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Remix: Reading and Composing Culture / Edition 2

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Overview

With a mix of humor and analysis, a collection of fresh readings, lively assignments, and an enticing design, ReMix is not your ordinary textbook. It asks students to re-examine everyday concepts (such as identity, entertainment, and technology); to question assumptions about everyday life and culture; and to respond critically and creatively to some of the most imaginative projects you’ll find in a composition reader.

Built on the idea that students live in a do-it-yourself world in which they are the writers, designers, and inventors, ReMix invites students to bring their own creativity into the composition classroom. It inspires them to ask: Why do I think the way I do? What is my relationship to the culture around me? Am I truly, as one advertisement claims, "my playlist"? This question-posing approach allows students to write about culture and identity in a meaningful way.

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Product Details

  • ISBN-13: 9780312476687
  • Publisher: Bedford/St. Martin's
  • Publication date: 7/8/2009
  • Edition description: Second Edition
  • Edition number: 2
  • Pages: 736
  • Sales rank: 237,263
  • Product dimensions: 6.50 (w) x 9.00 (h) x 1.10 (d)

Meet the Author

Catherine G. Latterell is associate professor of English at Penn State Altoona where she teaches first-year composition as well as a range of other rhetoric and writing courses. In addition to composition and cultural studies, her scholarly interests include post-critical pedagogy, literacy studies, and computers and composition. Her published essays consider the interstection of theory and practice in writing programs, writing centers, and composition classrooms.

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Table of Contents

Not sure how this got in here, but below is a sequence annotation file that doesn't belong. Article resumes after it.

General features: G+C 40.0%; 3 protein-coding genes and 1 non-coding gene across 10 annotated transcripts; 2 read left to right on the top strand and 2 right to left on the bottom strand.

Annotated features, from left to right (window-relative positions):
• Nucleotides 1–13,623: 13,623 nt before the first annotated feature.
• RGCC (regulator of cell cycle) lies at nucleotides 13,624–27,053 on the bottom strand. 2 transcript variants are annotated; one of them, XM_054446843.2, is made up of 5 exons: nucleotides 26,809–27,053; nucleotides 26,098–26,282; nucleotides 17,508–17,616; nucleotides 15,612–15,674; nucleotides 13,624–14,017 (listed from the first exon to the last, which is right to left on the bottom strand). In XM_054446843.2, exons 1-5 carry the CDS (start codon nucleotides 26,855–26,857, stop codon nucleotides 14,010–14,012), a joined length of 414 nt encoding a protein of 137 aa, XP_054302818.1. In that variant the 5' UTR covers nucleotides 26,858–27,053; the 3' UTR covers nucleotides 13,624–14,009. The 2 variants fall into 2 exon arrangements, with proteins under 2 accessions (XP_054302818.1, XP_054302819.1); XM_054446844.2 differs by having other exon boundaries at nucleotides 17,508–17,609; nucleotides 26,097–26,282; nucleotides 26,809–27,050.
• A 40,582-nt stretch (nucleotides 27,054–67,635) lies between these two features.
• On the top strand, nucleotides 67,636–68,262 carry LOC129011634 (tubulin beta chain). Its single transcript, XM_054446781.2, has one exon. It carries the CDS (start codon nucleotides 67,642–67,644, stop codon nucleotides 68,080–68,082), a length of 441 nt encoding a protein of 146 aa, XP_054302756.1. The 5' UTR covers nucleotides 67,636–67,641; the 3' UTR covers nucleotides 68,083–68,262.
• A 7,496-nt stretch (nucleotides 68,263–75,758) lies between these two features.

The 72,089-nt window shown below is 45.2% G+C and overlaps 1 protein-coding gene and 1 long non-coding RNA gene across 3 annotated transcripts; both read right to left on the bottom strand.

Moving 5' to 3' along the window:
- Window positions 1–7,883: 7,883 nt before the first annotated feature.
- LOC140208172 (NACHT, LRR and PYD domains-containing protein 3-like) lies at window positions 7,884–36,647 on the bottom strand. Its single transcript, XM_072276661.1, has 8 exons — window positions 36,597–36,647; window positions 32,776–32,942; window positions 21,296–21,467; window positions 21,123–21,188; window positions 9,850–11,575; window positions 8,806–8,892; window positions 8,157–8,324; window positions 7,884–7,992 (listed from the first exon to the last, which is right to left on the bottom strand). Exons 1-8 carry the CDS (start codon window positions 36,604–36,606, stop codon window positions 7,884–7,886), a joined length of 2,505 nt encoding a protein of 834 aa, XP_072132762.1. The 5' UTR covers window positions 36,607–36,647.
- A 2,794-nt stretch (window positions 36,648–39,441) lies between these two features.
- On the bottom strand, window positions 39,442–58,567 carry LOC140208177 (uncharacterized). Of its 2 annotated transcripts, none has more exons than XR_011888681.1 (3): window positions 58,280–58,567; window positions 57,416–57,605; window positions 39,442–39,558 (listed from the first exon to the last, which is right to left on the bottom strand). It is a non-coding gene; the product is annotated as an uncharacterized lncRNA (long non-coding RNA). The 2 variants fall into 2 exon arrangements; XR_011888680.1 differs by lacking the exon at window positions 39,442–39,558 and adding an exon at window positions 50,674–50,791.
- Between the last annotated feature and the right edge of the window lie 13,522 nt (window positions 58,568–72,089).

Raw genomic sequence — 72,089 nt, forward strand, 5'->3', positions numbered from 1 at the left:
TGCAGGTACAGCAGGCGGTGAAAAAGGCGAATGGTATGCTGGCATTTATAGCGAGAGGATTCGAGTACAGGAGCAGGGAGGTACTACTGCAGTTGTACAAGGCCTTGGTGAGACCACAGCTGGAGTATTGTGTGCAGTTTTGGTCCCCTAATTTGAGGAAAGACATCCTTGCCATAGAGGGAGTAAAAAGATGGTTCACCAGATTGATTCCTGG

Preface for Instructors

Introduction for Students
What is Remix?
Investigating Cultural Assumptions
Reading and Thinking Like a Cultural Critic: 4 Steps
Composing with Words and Images
*An MLA-style Sample Student Paper
Why the Everyday Matters…A Message from the Author

1. Identity . . . or, who do you think you are?

Assumptions
1. Identity is what we’re born with.
2. Identity is shaped by culture.

3. Identity is shaped by personal choices.

(essay) Emily White, High School’s Secret Life

*(artifacts) eHow.com, How to Dress Goth, Hip Hop, and Emo

*(comic) Tak Toyoshima, Secret Asian Man
*(essay) Queen Latifah, Who You Callin’ Bitch?
*(essay & images) Julian Dibbell, Alter Egos: Avatars and Their Creators
*(essay & profile) Mrigaa Sethi, Facebook: Editing the Self
(essay) Lucy Grealy, Masks

(photo essay) September 11 Tattoos
(essay) Gloria Anzaldúa, How to Tame a Wild Tongue

(essay) Firoozeh Dumas, The "F Word"

2. Community . . . or, are these your people?

Assumptions
1. Communities provide us with a sense of stability
2. Communities serve our needs
3. Communities accept us for who we are.

*(essay) Sarah Adams, Be Cool to the Pizza Dude

*(essay) Azar Nafisi, I Believe in Empathy
(essay) Garrison Keillor, A Wobegon Holiday Dinner

(essay) David Berreby, It Takes a Tribe

(essay) Jon Stewart, Commencement Address
*(essay) Alex Espinosa, My Filipino Roots

*(artifacts) Passiveaggressive.com, Notes

(essay) John A. Hostetler, The Amish Charter

(essay) Mim Udovitch, A Secret Society of the Starving

*(essay) The Onion, MySpace Outage Leaves Millions Friendless

*(essay) Theodora Stites, Someone to Watch Over Me: Google Maps

*(essay) Shari Caudron, Befriending Barbie

*(comics) Aaron McGruder, Boondocks

(essay) David Brooks, Our Sprawling, Supersize Utopia

3. *Competition . . . or, is it in you?

Assumptions
1) Competition is part of our DNA.
2) Competition makes us better.
3) Competitions define winners and losers.

*(essay) Bruce Glassman, We Can Work it Out: The Beatles’

Creative Competition
*(comments) George Martin and the Beatles, On Collaboration
*(essay) Kate Ludeman and Eddie Erlandson, Alpha Male Syndrome

*(blogpost) Donald Trump, Yes, I am Competitive

*(Web page) Jennifer Lopez, "Give it all you got"